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The idea promoted by Mike Mentzer and some HIT advocate that when you start to stagnate it’s because you are overtraining and thus need to train less often is deeply flawed and does not respect human physiology.

See for natural trainees training frequency is important because the workout is the trigger that initiates protein synthesis. The more often you can trigger protein synthesis the more muscle you will build. By reducing training to once a week or even less frequently, the little amount of protein synthesis that you stimulate during your one workout will lead to a very small amount of muscle mass. But because you detrain for 7-9 days you actually lose your gains. What we call “gains” really are physiological adaptations. Adaptations are made by your body not to look better but to be able to face a stress… in the case of more muscle, we build the muscle so that if we are faced with hard physical work again we will have more muscle to be able to do it will less stress.

But if the stress issuper infrequent the body actually loses the adaptations because they are not often needed and the body doesn’t want to carry extra tissue for no reason.

Furthermore, Type 3 overproduce cortisol and cortisol is the hormone responsible for “getting rid” of the excess muscle. Not surprisingly decreasing frequenc made you lose muscle and strength.

The rule of progressive overload is that when you train with weights, your body gets used to it… better adapted. As a result it needs more stimulus to continue growing. This doesn’t only come from adding weight (because there is a limit to what we can add… even adding only 5lbs per week would mean gaining 250lbs on a lift per year, within 4 years we would all be benching 1000lbs) but also from increasing weekly workload/tonnage. This can be done either by doing more volume per session or more sessions (or a combination of both).

I’m not saying to do high volume training. Excessive volume is the no.1 enemy of natural lifters. But over time, as your body becomes better adapted to training, you need to increase the workload gradually. I like to increase frequency first.

While a Type 3 should not train more than 4x per week. You should have started to train 3x per week for a while (maybe a few months), that would have led to more gains, then to 4x per week. Once 4x per week led to stagnation you could have added a small amount of sets per workout. This would have been a veru gradual process, maybe taking you 2-3 years. But gains would have increased.

Instead you did the exact opposite.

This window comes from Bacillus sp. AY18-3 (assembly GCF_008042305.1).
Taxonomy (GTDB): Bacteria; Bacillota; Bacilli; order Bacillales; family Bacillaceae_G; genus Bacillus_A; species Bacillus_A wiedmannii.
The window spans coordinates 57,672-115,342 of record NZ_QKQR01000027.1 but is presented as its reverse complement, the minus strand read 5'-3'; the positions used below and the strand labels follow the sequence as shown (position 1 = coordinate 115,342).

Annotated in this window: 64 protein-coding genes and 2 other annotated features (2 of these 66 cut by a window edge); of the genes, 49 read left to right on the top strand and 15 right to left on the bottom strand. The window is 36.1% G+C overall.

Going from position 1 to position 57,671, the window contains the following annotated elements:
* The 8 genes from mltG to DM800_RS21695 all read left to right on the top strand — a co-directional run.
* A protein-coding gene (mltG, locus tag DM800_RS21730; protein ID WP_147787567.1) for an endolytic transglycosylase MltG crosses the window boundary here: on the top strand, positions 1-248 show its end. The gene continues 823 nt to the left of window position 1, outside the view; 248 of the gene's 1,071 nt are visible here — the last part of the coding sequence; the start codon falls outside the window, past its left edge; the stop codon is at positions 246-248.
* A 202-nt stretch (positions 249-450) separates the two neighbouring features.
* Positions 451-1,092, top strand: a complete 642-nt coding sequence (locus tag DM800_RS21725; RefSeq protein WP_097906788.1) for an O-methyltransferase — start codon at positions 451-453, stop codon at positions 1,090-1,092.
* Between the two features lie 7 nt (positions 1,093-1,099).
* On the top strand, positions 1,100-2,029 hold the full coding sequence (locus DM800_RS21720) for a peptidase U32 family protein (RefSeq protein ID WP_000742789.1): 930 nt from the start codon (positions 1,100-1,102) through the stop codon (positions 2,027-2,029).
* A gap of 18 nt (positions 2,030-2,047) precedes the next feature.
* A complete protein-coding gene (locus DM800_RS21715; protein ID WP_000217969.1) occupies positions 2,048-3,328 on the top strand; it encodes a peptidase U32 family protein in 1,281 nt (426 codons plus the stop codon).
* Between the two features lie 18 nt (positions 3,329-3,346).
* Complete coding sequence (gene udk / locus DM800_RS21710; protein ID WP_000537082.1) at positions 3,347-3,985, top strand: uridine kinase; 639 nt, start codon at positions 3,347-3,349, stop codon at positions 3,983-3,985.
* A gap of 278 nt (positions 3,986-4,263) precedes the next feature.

Sure! Anybody who doesn’t evolve for 18 years in our field is an idiot!

I cannot pinpoint a specific article. But I used to recommend a lot more volume than I do now. I worked with elite athletes who had a very high tolerance for volume. Myself always tolerated volume very well as an olympic lifter; then I moved on to training bodybuilders who used drugs and who could also tolerate a shit ton of volume because of drugs. As might understand, it was easy for me to believe that everybody should do a high volume of work. So that’s what I wrote about.

But when I started working with average folks I learned that too much volume was one of the worst things to do.

I was in a weird situation in that right from the bat I started working with pro athletes and high level amateur athletes when I started out as a coach (got lucky). I moved on to regular Joes in the second half of my career. Which is the opposite of what most people do.

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thank you brother! I read this article !, I need to review my concepts!

I have always read and followed the methods of Arthur Jones, Ellington Darden, Stuart Mcrobert and John Christy.

So I learned that as you become stronger, you would get more damage from training, so you would need to decrease the volume and frequency to have an optimal recovery.

But I have reached the point where I need to review my methods and train again according to your ideas!

In this section, do you mean that I should have trained 3x and 4x a week using my full body routine?

Example:
my AB 4x routine or my “unique” routine repeated 4x a week?

Wow … this goes totally against everything I’ve been doing, it’s interesting.

or do you refer to the 4x pull / push routines? (I know you recommend it)

I was hoping to try this frequency with the routines I have been accustomed to doing for years. But I’m afraid it’s excessive.

It was incredible that you answered me with such a content, I am very happy and grateful. It’s a great learning experience. I’m going to print !!! thank you very much.

That’s just not true. As you gain experience your body is better adapted at handling physical stress and you need more work to continue progressing.